An ongoing shortage of inventory combined with an economy that continues to add jobs has kept the Seattle housing market very competitive and increasingly expensive. Seattle’s median price hit a new record in January jumping 19 percent to $757,000. Despite the increase in prices, brokers are reporting open house traffic that can number in the hundreds of interested buyers.
Home price increases in Snohomish County were more moderate than those in King County. The median price of a single-family home grew 10 percent over a year ago to $450,000. That number is down from the high of last year, and reflects a more common seasonal slowdown.
The Washington State economy added 104,600 new jobs over the past 12 months. This impressive growth rate of 3.1% is well above the national rate of 1.4%. Interestingly, the slowdown we saw through most of the second half of the year reversed in the fall, and we actually saw more robust employment growth.
Growth continues to be broad-based, with expansion in all major job sectors other than aerospace due to a slowdown at Boeing.
With job creation, the state unemployment rate stands at 4.5%, essentially indicating that the state is close to full employment. Additionally, all counties contained within this report show unemployment rates below where they were a year ago.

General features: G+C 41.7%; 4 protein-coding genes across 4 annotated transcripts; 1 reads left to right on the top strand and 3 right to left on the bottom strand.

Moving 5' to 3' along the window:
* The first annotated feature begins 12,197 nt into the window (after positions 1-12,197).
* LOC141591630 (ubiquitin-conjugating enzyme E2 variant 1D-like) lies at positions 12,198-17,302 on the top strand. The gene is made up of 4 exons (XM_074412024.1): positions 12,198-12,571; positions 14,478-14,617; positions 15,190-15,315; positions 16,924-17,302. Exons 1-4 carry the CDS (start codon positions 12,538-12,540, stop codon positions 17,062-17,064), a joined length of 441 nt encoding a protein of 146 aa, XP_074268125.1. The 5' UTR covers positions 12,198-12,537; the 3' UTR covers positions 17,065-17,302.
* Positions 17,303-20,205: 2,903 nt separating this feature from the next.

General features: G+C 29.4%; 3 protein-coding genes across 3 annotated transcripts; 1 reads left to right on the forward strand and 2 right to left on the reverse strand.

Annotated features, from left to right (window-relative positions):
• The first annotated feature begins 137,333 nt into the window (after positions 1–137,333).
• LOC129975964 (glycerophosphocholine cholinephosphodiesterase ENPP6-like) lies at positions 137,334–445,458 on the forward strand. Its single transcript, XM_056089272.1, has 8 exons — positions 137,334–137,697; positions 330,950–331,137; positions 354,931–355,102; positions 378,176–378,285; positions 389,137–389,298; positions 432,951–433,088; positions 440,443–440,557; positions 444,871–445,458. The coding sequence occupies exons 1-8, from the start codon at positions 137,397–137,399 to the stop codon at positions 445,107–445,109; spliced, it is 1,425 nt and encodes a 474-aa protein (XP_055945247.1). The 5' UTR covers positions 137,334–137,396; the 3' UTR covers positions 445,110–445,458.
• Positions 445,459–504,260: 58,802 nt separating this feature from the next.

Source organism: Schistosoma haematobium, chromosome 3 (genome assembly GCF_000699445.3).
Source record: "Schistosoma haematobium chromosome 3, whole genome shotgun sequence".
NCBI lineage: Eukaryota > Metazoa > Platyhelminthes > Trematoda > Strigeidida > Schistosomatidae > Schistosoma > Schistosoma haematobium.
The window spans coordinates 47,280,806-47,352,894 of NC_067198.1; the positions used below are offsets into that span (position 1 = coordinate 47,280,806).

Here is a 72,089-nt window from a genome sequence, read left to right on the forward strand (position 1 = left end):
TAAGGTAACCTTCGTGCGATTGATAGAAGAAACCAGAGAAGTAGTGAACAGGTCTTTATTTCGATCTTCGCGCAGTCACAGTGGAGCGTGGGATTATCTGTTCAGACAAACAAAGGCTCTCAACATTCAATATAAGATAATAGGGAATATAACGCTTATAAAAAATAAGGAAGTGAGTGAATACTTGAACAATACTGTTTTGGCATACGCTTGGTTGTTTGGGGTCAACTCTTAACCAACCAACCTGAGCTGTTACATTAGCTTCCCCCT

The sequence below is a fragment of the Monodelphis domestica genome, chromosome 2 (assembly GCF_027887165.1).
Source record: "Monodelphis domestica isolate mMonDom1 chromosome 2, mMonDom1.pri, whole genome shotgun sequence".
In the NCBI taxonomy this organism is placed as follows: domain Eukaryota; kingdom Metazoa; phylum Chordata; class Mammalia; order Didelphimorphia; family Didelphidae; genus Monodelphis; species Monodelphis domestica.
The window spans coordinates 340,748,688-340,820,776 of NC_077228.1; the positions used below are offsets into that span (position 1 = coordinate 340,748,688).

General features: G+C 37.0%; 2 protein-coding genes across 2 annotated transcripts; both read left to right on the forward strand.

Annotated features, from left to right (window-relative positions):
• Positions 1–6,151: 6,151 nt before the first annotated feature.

I expect continued economic expansion in Washington State in 2018; however, we are likely to see a modest slowdown, which is to be expected at this stage in the business cycle.
Home Sales Activity
There were 22,325 home sales during the final quarter of 2017. This is an increase of 3.7% over the same period in 2016.
Jefferson County saw sales rise the fastest relative to fourth quarter of 2016, with an impressive increase of 22.8%. Six other counties saw double-digit gains in sales. A lack of listings impacted King and Skagit Counties, where sales fell.
Housing inventory was down by 16.2% when compared to the fourth quarter of 2016, and down by 17.3% from last quarter. This isn’t terribly surprising since we typically see a slowdown as we enter the winter months. Pending home sales rose by 4.1% over the third quarter of 2017, suggesting that closings in the first quarter of 2018 should be robust.
The takeaway from this data is that listings remain at very low levels and, unfortunately, I don’t expect to see substantial increases in 2018. The region is likely to remain somewhat starved for inventory for the foreseeable future.
Because of low inventory in the fall of 2017, price growth was well above long-term averages across Western Washington. Year-over-year, average prices rose 12% to $466,726.